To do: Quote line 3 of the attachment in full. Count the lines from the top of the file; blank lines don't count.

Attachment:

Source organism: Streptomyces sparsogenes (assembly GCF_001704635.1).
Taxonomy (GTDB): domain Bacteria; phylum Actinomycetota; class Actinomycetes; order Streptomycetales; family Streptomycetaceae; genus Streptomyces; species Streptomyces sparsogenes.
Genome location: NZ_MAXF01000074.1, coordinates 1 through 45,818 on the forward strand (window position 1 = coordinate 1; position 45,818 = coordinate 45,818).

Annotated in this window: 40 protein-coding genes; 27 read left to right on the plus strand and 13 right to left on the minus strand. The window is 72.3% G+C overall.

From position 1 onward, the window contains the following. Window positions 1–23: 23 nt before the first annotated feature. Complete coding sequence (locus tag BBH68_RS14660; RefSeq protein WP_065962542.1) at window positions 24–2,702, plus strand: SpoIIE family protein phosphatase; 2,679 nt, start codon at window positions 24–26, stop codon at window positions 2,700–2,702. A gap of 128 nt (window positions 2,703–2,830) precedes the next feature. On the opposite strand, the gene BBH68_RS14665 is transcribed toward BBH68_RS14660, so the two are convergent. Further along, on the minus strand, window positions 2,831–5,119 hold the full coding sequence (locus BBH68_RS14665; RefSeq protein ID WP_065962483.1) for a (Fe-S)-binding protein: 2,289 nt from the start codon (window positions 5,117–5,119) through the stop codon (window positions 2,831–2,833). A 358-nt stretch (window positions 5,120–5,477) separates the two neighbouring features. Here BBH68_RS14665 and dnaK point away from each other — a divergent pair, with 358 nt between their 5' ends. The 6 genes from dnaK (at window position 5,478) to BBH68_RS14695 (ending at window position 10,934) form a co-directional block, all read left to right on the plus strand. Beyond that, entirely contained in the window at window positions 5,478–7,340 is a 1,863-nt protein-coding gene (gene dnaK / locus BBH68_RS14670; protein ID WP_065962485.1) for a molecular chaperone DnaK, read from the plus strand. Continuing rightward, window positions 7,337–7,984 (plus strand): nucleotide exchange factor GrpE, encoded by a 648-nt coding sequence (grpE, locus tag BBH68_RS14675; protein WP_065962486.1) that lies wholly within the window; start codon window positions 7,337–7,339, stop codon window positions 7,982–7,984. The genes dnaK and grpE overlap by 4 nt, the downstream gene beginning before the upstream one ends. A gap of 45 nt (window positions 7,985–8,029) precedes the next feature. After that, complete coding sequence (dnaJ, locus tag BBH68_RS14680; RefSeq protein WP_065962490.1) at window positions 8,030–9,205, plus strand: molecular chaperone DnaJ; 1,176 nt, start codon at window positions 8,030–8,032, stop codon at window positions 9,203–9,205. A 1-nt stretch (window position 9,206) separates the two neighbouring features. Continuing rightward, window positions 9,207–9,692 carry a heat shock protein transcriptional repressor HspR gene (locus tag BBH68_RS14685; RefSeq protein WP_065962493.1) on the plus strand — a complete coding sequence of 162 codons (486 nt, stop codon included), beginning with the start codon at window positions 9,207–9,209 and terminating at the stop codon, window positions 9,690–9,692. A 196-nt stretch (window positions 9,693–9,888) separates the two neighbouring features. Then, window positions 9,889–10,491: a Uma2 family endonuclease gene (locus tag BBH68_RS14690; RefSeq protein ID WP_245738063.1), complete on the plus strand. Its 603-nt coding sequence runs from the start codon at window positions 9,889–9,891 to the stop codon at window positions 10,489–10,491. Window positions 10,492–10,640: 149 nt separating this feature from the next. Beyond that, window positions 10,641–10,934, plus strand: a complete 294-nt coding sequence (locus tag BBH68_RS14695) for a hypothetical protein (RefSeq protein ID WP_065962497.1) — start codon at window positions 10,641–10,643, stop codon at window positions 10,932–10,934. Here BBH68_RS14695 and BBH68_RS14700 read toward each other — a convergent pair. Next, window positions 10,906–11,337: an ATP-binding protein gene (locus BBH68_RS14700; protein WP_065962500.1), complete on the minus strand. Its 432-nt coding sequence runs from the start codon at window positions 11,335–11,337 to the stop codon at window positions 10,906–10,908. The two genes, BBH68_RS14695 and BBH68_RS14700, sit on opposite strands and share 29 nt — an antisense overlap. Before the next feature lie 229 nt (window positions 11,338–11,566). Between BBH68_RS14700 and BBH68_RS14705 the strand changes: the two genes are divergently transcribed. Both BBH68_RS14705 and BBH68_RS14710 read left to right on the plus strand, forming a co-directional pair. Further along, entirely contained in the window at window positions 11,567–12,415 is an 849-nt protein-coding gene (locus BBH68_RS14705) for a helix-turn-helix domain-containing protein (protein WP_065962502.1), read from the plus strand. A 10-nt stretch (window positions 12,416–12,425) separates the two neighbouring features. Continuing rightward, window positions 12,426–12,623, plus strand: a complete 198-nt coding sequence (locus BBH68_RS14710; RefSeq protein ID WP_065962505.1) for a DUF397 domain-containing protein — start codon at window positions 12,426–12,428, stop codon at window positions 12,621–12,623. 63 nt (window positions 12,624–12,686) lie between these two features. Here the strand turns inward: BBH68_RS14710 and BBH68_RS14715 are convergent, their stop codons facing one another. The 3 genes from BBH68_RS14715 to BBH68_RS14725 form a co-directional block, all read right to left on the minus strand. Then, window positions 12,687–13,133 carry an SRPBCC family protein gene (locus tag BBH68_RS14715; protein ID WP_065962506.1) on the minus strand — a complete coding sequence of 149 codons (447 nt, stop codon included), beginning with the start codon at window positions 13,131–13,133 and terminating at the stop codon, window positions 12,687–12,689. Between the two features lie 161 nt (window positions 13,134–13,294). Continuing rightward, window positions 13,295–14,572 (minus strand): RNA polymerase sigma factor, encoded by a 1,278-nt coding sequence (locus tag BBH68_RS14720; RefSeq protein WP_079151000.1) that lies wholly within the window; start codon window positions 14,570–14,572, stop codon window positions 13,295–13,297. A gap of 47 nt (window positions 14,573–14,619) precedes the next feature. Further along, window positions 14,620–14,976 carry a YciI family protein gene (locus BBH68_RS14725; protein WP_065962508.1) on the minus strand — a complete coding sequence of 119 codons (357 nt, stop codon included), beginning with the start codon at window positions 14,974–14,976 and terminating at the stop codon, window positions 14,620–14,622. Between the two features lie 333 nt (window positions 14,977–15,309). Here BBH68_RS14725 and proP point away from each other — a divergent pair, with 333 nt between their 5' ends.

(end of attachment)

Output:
Genome location: NZ_MAXF01000074.1, coordinates 1 through 45,818 on the forward strand (window position 1 = coordinate 1; position 45,818 = coordinate 45,818).